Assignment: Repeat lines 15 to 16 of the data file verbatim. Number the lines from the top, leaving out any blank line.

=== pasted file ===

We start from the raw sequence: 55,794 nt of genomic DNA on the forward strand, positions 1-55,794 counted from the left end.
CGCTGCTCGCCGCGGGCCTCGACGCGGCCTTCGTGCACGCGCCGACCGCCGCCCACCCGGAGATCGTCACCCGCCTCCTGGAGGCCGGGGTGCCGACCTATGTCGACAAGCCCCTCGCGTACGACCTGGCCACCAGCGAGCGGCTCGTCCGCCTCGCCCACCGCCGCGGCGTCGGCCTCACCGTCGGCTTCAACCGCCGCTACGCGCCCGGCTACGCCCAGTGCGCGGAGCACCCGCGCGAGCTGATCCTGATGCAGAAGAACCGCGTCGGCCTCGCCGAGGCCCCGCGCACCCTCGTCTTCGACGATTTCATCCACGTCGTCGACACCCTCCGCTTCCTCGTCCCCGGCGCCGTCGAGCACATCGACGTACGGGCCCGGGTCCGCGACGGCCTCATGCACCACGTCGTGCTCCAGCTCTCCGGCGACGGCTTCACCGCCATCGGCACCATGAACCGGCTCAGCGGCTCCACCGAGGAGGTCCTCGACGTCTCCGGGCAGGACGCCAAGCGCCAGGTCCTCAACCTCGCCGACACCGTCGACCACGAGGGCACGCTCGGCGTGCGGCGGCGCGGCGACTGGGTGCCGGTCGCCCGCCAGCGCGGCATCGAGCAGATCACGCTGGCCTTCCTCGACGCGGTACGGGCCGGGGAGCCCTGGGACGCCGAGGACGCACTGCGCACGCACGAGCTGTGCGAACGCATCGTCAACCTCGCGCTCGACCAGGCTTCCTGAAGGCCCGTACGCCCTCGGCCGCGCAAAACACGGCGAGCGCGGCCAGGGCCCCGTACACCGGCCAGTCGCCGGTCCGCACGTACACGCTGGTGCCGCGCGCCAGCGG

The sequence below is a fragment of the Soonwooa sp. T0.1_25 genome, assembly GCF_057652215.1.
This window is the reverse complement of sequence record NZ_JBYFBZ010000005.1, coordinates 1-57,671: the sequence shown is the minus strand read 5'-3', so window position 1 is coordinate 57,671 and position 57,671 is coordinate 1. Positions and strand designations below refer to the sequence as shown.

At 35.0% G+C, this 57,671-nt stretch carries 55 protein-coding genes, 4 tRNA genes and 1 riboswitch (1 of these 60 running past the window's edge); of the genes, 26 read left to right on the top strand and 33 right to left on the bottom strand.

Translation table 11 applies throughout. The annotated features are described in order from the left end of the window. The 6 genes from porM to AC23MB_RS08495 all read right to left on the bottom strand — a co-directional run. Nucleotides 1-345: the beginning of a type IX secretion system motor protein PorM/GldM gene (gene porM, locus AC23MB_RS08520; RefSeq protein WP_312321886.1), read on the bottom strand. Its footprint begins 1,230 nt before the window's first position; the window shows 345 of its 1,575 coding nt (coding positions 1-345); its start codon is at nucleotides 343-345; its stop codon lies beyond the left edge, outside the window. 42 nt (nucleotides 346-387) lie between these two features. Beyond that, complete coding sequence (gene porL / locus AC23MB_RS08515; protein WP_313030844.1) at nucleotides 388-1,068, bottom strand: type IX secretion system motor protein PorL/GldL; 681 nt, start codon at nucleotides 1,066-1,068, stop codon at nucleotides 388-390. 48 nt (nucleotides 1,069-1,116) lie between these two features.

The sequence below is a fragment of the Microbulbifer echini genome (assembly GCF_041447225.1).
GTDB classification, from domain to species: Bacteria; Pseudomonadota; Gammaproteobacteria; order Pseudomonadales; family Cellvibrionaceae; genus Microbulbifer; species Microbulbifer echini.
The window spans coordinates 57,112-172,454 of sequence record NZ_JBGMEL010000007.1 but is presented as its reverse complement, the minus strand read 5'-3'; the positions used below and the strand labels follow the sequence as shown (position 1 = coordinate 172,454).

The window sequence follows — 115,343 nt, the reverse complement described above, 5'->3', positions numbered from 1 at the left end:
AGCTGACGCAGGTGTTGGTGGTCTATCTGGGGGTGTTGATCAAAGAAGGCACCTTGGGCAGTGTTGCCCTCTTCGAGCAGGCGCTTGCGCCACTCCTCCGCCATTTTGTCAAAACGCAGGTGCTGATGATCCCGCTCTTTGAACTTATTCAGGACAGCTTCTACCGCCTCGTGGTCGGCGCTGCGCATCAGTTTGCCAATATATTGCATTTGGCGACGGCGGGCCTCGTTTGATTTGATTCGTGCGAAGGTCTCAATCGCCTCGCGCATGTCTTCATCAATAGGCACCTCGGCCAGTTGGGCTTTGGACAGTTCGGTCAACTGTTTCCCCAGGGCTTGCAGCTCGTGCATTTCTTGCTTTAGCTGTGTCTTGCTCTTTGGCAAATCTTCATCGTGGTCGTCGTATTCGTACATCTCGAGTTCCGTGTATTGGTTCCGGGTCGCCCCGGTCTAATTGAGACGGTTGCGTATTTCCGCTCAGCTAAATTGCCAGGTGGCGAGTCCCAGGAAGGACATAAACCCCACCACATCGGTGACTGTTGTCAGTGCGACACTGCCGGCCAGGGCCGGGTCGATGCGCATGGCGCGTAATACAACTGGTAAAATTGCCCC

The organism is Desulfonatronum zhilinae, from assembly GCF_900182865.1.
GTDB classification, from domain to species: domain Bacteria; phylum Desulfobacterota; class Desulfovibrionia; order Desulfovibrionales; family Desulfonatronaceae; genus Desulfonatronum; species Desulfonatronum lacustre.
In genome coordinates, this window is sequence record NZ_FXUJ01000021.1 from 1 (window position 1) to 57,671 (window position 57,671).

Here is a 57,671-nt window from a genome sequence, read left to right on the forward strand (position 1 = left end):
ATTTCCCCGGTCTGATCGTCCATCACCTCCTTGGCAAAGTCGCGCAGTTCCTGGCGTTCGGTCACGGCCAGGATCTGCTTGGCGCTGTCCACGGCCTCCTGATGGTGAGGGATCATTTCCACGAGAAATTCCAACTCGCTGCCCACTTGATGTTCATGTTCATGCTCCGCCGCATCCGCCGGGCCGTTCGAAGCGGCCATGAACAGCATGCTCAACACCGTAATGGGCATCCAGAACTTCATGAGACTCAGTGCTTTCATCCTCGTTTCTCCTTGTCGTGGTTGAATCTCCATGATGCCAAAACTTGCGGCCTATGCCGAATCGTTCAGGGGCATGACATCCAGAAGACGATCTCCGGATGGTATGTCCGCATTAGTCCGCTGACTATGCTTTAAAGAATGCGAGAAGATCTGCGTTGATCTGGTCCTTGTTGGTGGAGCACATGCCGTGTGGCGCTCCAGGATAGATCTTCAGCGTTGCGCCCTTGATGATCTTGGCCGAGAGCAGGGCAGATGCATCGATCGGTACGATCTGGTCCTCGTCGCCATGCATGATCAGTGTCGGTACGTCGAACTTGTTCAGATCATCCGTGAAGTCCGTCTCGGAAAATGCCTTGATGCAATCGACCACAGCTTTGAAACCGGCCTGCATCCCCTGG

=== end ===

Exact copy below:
Here is a 57,671-nt window from a genome sequence, read left to right on the forward strand (position 1 = left end):
ATTTCCCCGGTCTGATCGTCCATCACCTCCTTGGCAAAGTCGCGCAGTTCCTGGCGTTCGGTCACGGCCAGGATCTGCTTGGCGCTGTCCACGGCCTCCTGATGGTGAGGGATCATTTCCACGAGAAATTCCAACTCGCTGCCCACTTGATGTTCATGTTCATGCTCCGCCGCATCCGCCGGGCCGTTCGAAGCGGCCATGAACAGCATGCTCAACACCGTAATGGGCATCCAGAACTTCATGAGACTCAGTGCTTTCATCCTCGTTTCTCCTTGTCGTGGTTGAATCTCCATGATGCCAAAACTTGCGGCCTATGCCGAATCGTTCAGGGGCATGACATCCAGAAGACGATCTCCGGATGGTATGTCCGCATTAGTCCGCTGACTATGCTTTAAAGAATGCGAGAAGATCTGCGTTGATCTGGTCCTTGTTGGTGGAGCACATGCCGTGTGGCGCTCCAGGATAGATCTTCAGCGTTGCGCCCTTGATGATCTTGGCCGAGAGCAGGGCAGATGCATCGATCGGTACGATCTGGTCCTCGTCGCCATGCATGATCAGTGTCGGTACGTCGAACTTGTTCAGATCATCCGTGAAGTCCGTCTCGGAAAATGCCTTGATGCAATCGACCACAGCTTTGAAACCGGCCTGCATCCCCTGG